• Technical Conference:  16 – 19 September 2019
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Nano-scale artistic work – Ultra-fine 3D structures crafted by lasers

Like 3D printing, nanoscale structures can be created by making a 2D slice at a time, and stacking slices together from bottom up carefully. A mature technology called laser direct writing (DLW) has been the workhouse in this field. Utilizing an ultrafast femto- or picosecond laser to induce multiphoton absorption of the photoresist in solution is the key principle (Figure 1, top). Since it is a multiphoton process, the polymerization will happen only at the focal point of the laser, even the focal point is embedded deep in the solution. With this “point construction capability”, you are actually free to build up any kind of structure. The resolution, or the pixel size (voxel) is defined by how tight you can focus the light beam.
Focusing the light into a tight voxel isn’t a trivial business, especially in the direction of light propagation due to the nature of the diffraction. But it is needed if we want to create even finer structures. Researchers in Martin Wegener’s group are using novel techniques to improve this. It is called stimulated emission depletion (STED) and is adopted from fluorescence microscopy. In short, by overlapping laser pulses of two different lasers in space and time, they are able to defeat the diffraction limit and create a voxel smaller than you can achieve with only one laser.
Another new trick is called dip-in DLW, as shown in figure 1 (bottom). In traditional 3D-DLW, the height of the structures is limited due to the finite working distance of the microscope objective lens. In addition, due to aberrations arising from the refractive-index mismatch between glass substrate and photoresist, the voxel size will vary. This can be overcome by dip-in 3D DLW. In this methodology, the liquid photoresist itself is used as the immersion fluid between the microscope lens and the substrate. Refractive-index mismatch is not an issue any more! As a result, structures of even up to millimeters overall height combined with sub-micrometer feature sizes become possible. This allows researchers to build bigger structures to check their mechanical properties.

“Black silicon” is another interesting topic. Silicon is the main surface component of solar cell. Due to its high index of reflection, most of the sunlight is reflected back. So if we can make it black, more solar energy can be absorbed and used. Scientists from Minghui Hon’s group have found a unique way to make the silicon surface black. Here is the recipe: Laser ablation on the silicon surface + coating the surface with nanoparticles. By carefully controlling the power, repetition rate, and the scanning rate of the lasers, they can create pyramid like structures, which trap the light.  In addition, by coating the surface with alloy of nanoparticles (mix of 10 nm Cu, 5 nm Ag, and 15 nm Au). The broadband reflectivity can be lower 4%.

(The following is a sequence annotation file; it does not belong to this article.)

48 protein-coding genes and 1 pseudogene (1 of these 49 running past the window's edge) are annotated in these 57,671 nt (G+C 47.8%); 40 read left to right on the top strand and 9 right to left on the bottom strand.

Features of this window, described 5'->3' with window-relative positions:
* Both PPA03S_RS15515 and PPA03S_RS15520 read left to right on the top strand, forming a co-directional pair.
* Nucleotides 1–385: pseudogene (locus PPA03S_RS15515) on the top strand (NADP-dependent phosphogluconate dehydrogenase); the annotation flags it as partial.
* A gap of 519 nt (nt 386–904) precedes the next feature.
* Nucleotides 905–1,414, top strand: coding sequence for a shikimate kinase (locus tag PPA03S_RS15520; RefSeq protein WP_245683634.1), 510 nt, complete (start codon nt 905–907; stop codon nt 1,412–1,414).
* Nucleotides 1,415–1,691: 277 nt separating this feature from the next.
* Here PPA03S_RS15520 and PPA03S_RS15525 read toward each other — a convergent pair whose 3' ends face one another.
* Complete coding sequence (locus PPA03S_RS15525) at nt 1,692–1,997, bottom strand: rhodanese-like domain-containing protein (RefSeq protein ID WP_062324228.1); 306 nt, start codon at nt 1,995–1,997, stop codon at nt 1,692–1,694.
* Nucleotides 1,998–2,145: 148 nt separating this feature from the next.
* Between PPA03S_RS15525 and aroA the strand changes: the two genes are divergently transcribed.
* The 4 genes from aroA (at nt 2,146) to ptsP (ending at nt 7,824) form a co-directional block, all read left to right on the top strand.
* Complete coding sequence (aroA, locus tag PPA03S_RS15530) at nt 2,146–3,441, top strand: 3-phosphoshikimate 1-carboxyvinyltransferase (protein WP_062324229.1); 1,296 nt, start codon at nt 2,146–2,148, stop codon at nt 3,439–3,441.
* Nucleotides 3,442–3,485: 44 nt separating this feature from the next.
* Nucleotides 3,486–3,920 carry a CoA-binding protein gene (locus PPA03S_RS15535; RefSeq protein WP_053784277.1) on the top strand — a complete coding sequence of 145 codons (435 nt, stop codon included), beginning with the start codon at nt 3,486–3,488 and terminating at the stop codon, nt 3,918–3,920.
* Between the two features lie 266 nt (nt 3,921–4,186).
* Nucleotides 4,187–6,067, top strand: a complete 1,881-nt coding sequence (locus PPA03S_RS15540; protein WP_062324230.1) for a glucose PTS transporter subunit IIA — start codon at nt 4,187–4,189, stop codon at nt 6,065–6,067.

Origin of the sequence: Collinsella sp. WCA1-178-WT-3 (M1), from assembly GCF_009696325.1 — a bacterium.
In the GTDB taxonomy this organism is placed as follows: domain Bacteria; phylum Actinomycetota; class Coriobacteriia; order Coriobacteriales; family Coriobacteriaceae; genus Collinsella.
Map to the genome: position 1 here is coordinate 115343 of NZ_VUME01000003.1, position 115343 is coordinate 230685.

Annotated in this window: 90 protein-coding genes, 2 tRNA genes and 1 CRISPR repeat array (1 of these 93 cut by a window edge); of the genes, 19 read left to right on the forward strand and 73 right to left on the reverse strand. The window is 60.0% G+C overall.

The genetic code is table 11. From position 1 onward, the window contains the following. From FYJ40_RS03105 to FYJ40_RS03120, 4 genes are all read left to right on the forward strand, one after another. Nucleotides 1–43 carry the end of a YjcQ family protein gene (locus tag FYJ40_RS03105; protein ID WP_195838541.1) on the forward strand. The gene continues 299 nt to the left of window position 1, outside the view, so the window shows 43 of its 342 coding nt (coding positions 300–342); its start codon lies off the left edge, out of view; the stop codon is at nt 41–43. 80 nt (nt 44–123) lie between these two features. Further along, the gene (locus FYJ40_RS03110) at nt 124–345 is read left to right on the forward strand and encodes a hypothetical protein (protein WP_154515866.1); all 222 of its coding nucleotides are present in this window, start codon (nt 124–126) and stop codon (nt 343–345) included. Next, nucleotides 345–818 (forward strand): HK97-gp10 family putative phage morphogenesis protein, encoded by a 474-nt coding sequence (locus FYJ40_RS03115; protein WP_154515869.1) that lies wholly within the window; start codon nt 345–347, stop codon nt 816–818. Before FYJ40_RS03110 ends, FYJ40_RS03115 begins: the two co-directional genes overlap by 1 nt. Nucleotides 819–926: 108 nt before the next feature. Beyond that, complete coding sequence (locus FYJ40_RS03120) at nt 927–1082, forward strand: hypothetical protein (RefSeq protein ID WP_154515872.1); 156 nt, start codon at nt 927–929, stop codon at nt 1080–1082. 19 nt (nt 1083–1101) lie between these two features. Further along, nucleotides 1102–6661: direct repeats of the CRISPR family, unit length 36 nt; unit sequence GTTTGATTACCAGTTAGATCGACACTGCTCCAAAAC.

Silicon surface can also be patterned by lithography. With the help of laser interference lithography (LIL), it is possible to generate pattern like uniform moth-eye structure and bi-hybrid moth-eye structure (figure 2). When coated this pattern with alloy of nanoparticles, the reflectivity can be below 1% from visible to IR wavelength. For detailed study on this topic, you can follow this link.

There are many more 3D structures to explore. For example, 3D parabolic mirror arrays are created to increase solar cell efficiency and assist the collimation of LED. Another technique called pattern-integrated interference lithography (PIIL). It integrates the interference lithography and superposed pattern mask imaging into a single-exposure step. It is promising to be applicable to future nano- and microelectronics.
With this excitement, we are all looking forward to seeing more optical magic molding the future of material science.

Posted: 10/10/2013 1:59:16 PM by By Frank Kuo | with 0 comments

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